In my job at the Society of Antiquaries of Scotland, I meet many members of our organisation (who are called ‘Fellows’), several of whom work at National Museums Scotland. In the few years I’ve worked here, I’ve learned a lot about the stories behind some of the amazing objects that connect the Society and the Museum.
As the oldest antiquarian society in Scotland, founded in 1780, the Society was born during an exciting period of intellectual energy renowned as the Scottish Enlightenment. Since its foundation, it has provided an independent forum for the study, conservation and enjoyment of Scotland’s past, and today shares its wealth of knowledge and resources with people around the world.
The antiquities that Fellows like Sir Walter Scott and Alexander Henry Rhind originally collected and left to the Society now form the basis of the internationally important collections at National Museums Scotland, transferred to the nation by the Society in the mid 19th century. The Society continues to contribute books and objects to National Museum Scotland’s collection.
Read on to discover the Society’s story behind five Museum objects I’ve picked out.
Crozier and Coigreach of St Fillan
Thanks to Society Fellow Sir Daniel Wilson (1816-1892), a Scottish antiquarian and archaeologist, these two important medieval objects were successfully returned to Scotland after they were taken by the then hereditary keeper, Archibald Dewar, when he moved to Ontario, Canada in 1819. They were one of the first donations received in the new museum building in the mid 19th century.
This beautiful medieval bishop’s crook and silver-gilt case, or Coigreach, are associated with St Fillan of Perthshire, and are among the most important medieval Scottish church artefacts. The St Fillan’s Crozier dates to the late 11th or early 12th century and is made in the characteristic West Highland style, decorated with niello, a black mixture of copper, silver and lead sulphides often as an inlay in Celtic jewellery. The Coigreach, created at a much later date, is a silver-gilt reliquary, which was made as an elaborate shrine to encase the St Fillan’s Crozier.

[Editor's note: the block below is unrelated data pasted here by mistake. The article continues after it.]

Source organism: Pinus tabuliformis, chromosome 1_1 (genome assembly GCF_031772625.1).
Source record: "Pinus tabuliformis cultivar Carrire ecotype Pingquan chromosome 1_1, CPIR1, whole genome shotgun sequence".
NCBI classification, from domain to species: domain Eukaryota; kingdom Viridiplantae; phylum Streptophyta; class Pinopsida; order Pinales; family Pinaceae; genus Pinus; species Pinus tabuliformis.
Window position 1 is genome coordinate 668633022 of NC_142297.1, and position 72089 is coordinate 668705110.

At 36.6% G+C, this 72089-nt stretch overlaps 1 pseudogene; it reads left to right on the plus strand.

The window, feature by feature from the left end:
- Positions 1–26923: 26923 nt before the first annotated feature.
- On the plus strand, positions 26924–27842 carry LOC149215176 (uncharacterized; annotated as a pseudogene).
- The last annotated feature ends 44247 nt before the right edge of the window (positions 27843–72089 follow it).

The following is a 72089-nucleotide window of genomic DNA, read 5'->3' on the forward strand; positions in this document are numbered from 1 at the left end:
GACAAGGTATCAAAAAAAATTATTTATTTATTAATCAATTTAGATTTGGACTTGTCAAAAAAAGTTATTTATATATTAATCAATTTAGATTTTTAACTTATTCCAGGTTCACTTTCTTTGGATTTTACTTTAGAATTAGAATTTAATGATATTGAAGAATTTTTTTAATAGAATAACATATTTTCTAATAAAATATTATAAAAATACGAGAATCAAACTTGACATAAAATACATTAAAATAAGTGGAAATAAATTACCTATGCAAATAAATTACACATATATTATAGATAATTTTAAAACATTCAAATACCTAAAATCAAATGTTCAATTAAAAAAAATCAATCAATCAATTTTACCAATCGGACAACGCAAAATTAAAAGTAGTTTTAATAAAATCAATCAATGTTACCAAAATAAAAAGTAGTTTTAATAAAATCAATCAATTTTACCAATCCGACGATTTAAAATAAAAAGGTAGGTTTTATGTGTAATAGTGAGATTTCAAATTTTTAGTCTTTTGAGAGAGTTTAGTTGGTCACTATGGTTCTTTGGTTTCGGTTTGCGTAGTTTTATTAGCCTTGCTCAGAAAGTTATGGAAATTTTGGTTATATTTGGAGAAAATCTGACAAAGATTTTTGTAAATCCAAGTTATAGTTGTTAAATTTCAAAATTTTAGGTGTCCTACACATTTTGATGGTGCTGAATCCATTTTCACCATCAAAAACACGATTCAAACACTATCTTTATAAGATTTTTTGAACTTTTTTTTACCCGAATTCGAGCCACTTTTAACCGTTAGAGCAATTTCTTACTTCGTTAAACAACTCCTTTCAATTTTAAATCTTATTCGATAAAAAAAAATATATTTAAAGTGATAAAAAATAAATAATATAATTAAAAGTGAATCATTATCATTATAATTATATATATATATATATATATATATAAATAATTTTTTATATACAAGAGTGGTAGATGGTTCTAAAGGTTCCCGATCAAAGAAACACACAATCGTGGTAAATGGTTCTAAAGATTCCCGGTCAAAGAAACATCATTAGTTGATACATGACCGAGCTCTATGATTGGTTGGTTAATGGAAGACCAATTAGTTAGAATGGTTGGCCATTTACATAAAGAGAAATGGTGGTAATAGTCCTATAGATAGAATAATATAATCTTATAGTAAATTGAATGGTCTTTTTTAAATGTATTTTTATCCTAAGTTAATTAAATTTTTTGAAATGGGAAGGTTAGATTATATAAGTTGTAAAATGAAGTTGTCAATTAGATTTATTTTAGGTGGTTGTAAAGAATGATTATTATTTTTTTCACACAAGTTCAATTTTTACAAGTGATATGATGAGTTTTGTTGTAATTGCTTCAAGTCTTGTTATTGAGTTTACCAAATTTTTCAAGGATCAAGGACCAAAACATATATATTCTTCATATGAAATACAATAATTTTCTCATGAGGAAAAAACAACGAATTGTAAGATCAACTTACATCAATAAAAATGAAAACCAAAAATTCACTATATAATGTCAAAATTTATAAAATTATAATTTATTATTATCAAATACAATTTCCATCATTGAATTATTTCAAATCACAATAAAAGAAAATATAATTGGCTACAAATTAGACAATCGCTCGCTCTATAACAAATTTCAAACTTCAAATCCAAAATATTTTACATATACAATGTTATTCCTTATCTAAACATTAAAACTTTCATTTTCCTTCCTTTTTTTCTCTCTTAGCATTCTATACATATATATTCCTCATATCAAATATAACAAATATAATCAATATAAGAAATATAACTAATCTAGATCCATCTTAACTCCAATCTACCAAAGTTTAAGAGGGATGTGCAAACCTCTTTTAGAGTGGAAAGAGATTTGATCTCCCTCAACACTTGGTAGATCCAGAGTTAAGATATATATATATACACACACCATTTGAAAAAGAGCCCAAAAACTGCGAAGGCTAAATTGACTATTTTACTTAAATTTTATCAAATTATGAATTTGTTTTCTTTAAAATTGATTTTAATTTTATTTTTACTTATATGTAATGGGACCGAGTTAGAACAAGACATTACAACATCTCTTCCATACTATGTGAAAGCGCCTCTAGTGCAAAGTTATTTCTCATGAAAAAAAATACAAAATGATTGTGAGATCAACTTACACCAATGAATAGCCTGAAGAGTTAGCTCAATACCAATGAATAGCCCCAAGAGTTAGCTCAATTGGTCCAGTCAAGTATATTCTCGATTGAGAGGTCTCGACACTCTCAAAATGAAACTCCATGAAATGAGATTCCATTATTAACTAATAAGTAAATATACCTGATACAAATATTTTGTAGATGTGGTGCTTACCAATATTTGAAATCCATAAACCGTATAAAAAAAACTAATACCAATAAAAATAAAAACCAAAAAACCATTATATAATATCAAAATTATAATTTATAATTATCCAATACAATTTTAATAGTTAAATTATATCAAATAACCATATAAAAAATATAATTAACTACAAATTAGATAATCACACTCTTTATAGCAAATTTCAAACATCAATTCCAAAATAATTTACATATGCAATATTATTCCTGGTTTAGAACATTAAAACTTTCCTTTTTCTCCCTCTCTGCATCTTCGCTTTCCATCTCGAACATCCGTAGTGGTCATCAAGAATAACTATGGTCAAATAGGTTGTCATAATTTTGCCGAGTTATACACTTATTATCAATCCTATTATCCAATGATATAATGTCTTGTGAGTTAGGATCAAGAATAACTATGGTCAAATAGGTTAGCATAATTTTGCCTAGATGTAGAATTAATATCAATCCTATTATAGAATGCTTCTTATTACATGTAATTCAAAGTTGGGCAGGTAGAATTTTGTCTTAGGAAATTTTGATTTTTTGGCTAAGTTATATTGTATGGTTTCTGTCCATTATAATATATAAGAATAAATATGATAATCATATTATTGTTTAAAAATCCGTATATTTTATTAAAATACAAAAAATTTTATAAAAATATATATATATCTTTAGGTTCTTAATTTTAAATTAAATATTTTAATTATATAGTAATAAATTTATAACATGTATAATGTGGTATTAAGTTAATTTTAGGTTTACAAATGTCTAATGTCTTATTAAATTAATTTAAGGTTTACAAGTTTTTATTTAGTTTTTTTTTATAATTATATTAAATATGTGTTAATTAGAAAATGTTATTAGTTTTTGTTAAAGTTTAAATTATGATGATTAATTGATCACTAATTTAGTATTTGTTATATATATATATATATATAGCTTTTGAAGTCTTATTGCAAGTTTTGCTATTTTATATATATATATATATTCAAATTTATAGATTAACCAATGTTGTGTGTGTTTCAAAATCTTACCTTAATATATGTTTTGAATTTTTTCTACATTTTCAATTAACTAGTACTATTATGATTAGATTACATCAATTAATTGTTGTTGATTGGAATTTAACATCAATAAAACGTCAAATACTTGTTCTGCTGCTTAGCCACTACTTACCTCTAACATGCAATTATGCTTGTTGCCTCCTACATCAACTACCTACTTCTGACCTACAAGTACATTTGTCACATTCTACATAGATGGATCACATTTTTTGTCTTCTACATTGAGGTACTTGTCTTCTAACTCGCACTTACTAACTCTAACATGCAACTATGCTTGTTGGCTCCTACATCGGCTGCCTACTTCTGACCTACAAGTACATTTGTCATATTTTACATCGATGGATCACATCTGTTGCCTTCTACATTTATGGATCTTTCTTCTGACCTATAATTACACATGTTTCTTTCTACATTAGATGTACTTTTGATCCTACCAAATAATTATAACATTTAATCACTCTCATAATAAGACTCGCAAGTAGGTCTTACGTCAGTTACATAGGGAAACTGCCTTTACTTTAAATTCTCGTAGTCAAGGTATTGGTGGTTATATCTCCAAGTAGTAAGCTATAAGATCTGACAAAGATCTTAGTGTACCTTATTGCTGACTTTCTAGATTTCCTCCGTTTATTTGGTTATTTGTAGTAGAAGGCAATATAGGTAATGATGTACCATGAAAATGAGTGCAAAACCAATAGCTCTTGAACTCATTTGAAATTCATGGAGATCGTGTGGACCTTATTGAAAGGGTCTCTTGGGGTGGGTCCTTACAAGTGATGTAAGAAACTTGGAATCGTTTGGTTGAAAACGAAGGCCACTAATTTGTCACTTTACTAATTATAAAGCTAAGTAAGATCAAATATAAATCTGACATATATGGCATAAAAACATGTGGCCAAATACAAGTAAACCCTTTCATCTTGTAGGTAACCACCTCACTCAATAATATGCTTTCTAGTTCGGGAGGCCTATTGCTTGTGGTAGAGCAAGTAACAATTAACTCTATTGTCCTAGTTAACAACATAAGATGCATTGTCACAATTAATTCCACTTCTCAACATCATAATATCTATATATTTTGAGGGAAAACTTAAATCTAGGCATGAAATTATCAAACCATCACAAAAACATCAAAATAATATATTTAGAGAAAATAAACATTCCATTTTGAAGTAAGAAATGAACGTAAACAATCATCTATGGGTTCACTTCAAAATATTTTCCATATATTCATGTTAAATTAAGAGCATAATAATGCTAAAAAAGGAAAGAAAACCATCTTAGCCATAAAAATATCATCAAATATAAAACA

Lewis Chess Pieces
The group of 93 distinctive 12th-century chess pieces were discovered on the Isle of Lewis in 1831 and are thought to be some of the few complete, surviving medieval chess sets. When found, the hoard contained 93 items: 78 chess pieces, 14 table pieces and one belt buckle.
They were exhibited at a meeting of the Society of Antiquaries of Scotland later that year. Today, 82 pieces reside at the British Museum and the remaining 11 are owned by National Museums Scotland.
Genealogia deorum gentilium
This is the oldest book in the Research Library collection and its title translates as ‘On the Genealogy of the Gods’. It was presented to the Society in 1783 by Fellow David Stewart. This book was a key reference work on classical mythology for more than 400 years, examining the genealogy of the pagan gods.
The author, Giovanni Boccaccio, wrote the book in Latin prose and completed the first edition in 1360. The first printed edition was in Venice in 1472, shortly followed by an edition of 1473 which was the first book printed in Leuven. The edition of the book in the Research Library is thought to have been printed in 1487, and is one of the first examples of printed text with hand-drawn illustrations in the margins showing mythical characters such as Pan and Minerva (pictured below).
Mary Queen Harp
The Mary Queen Harp is an example of a Clarsach, a small harp with wire strings, used in the early music of Scotland and Ireland. The Society did not donate the Harp to the Museum collections, but did provide funding in 2017-18 for high precision radiocarbon dating of the object.
The harp was made in the West Highland region c. 1500, and is said to have been given by Mary Queen of Scots to Beatrix Gardyne of Banchory in 1563. It is also said to have been adorned with a gold portrait of Mary which could be the reason for its association with her.
This brass and steel sporran clasp (dated 18th or early 19th century) was given to the Museum by MacNab of MacNab. It is a unique clasp that hides a deadly secret…four concealed pistols which would fire if the sporran was not opened correctly. This was probably the inspiration behind the weapon that Sir Walter Scott gave to his hero in the novel Rob Roy published in 1818.
As well as a famous writer, Sir Walter Scott was also a keen antiquarian and became a Fellow of the Society of Antiquaries of Scotland in 1796, and Vice-President from 1827 to 1829.
More information on the Society’s activities, free public lectures and how to join can be found here.